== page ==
(Facebook/Denise Bukowski)

Former bank robber, author Stephen Reid has died

Notorious member of the Stopwatch Gang passed away Tuesday

Stephen Reid, a notorious bank robber turned best-selling author, died Tuesday.

Reid was 68. He was admitted Friday to the Northern Haida Gwaii Hospital in Masset with a lung infection and heart failure.

According to a statement by his wife, the poet Susan Musgrave, an air ambulance was called late Monday night but darkness and bad weather delayed its arrival until Tuesday morning. By that time, she said Reid was in a third-stage heart block.

“Despite the best attempts by Masset medical staff and Vancouver paramedics to save him, he is gone,” Musgrave said.

“The day he was admitted to the hospital, seven killer whales came in to the inlet,” she said. “The Haida First Nations belief is that when a killer whale is seen in the inlet it means someone is going to die.”

“On Friday there were seven.”

Reid spent decades in Canadian and U.S. prisons for his role in the Stopwatch Gang — a trio of quick, precise bank robbers so-called by the FBI for a stopwatch that Reid used during heists. They are believed to have taken part in over 100 bank robberies in the 1970s and 1980s, including the theft of over $700,000 in gold bars from the Ottawa airport in 1974.

Reid began writing while serving a 20-year prison sentence. He sent the manuscript for Jackrabbit Parole, a semi-autobiographical novel, to Musgrave while behind bars.

“She read the manuscript, fell in love with the protagonist and married the author on October 12, 1986, while he was still in prison,” Musgrave wrote on her website.

In 2013, Reid won the City of Victoria’s Butler Book Prize for A Crowbar in the Buddhist Garden, a collection of essays about growing old in prison.

Reid also taught creative writing, counselled other prisoners on drug abuse, and served on boards for the John Howard Society, the Prison Arts Foundation, PEN Canada, Spirit of the People, and the Journal of Prisoners on Prisons.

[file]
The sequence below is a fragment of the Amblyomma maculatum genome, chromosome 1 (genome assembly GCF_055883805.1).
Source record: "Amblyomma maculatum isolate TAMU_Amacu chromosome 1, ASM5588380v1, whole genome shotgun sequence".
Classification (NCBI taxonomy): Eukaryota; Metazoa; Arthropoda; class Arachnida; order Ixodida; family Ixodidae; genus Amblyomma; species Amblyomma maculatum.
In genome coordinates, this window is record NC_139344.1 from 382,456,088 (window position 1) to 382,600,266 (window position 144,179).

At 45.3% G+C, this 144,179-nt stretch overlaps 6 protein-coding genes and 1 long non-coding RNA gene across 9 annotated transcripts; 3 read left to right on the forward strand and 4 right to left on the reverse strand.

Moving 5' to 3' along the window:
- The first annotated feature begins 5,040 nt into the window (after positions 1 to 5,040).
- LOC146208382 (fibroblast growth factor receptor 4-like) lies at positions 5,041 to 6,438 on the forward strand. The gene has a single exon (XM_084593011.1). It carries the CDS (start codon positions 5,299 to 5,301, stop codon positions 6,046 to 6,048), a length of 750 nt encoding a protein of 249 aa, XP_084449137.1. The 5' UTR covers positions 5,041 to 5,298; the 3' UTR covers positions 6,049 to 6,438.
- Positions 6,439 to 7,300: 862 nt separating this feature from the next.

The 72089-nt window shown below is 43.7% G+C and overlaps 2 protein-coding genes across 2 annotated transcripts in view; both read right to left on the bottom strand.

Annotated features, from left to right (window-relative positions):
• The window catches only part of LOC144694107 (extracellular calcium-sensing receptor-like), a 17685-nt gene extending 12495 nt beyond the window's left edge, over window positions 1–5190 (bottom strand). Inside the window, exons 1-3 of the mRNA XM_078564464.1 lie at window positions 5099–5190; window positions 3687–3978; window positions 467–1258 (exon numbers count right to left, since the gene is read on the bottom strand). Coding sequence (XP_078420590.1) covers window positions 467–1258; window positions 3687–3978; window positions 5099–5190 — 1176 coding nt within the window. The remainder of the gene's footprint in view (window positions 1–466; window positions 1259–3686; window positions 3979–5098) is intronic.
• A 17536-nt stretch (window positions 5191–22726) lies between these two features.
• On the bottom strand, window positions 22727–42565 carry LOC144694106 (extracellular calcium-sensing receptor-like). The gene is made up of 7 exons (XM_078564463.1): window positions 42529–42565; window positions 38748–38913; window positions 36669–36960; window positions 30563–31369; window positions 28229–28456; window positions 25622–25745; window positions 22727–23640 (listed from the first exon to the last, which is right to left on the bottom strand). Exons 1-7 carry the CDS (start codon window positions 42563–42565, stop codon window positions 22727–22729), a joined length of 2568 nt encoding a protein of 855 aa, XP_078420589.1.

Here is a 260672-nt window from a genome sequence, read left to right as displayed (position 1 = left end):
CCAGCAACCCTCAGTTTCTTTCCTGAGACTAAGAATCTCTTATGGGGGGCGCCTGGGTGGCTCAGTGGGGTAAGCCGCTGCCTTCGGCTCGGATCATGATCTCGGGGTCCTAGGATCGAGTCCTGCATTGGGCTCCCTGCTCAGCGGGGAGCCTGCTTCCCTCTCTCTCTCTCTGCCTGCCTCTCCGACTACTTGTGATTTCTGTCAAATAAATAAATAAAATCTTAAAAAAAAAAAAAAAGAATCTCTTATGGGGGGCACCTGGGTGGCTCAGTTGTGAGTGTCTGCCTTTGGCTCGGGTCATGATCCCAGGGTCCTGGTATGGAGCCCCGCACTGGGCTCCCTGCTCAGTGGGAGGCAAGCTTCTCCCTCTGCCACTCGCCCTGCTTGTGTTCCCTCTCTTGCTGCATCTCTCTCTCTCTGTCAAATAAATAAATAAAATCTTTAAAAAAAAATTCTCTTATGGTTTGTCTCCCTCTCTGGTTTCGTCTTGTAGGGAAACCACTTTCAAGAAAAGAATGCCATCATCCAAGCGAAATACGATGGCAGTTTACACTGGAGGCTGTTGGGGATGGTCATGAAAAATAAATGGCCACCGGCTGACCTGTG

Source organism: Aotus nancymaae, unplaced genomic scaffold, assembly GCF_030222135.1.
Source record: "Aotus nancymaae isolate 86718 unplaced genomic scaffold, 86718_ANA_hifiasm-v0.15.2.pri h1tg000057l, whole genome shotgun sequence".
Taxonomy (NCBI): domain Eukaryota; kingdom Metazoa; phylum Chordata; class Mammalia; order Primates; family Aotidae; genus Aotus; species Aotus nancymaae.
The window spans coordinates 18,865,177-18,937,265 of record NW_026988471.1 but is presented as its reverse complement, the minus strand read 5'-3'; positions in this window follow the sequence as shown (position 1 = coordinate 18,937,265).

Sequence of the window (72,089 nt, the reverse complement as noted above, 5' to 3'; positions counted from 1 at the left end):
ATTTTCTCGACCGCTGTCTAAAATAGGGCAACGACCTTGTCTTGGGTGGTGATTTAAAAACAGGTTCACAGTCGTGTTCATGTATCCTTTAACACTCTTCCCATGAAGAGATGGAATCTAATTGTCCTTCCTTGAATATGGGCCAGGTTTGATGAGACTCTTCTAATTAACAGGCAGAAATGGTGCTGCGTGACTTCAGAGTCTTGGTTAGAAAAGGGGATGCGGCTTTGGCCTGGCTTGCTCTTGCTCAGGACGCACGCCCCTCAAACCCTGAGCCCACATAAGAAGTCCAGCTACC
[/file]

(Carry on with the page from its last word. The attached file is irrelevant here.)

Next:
Reid is survived by his wife Susan Musgrave, his daughters Charlotte Musgrave and Sophie Reid Jenkins, and his granddaughters Beatrice and Lucca Musgrave.

Like us on Facebook and follow us on Twitter.

Just Posted

Northwest mobile unit to help those at heart of mental health, addiction crisis

Province, Northern Health unveils new unit in Terrace to bridge gaps in services

Aussies buy majority stake in Red Chris mine

Company looks forward to relationship with Tahltan Nation

B.C. First Nations’ intake of essential nutrients to drop by 31 per cent: study

Professors project the nutrient decrease by 2050 if climate change mitigation continues as is

B.C. minister says rural internet is ‘railroad of the 21st century’

Jinny Sims talks details about the $50-million provincial and possible $750-million federal funds

CityWest to reopen its Kitimat office

The company anticipates growth in demand for services with LNG Canada’s project

VIDEO: Restaurant robots are already in Canada

Robo Sushi in Toronto has waist-high robots that guide patrons to empty seats

Permit rejected to bring two cheetahs to B.C.

Earl Pfeifer owns two cheetahs, one of which escaped in December 2015

Real-life tsunami threat in Port Alberni prompts evacuation updates

UBC study says some people didn’t recognize the emergency signal

Care providers call for B.C. seniors’ watchdog to step down

The association also asks the province to conduct an audit and review of the mandate of her office

Sulphur dioxide level peaks in Kitimat

Levels rise to over 60 parts per billion

Nitro Cold Brew Coffee from B.C. roaster recalled due to botulism scare

“If you purchased N7 Nitro Cold Brew Coffee from Cherry Hill … do not drink it.”

B.C. man gets award for thwarting theft, sexual assault – all in 10 minutes

Karl Dey helped the VPD take down a violent sex offender

Nowhere to grieve: How homeless people deal with loss during the opioid crisis

Abbotsford homeless advocate says grief has distinct challenges for those living on the streets

ICBC shifts to Alberta model, with higher rates, private insurers say

B.C. public insurance includes funding enforcement, driver licensing

Most Read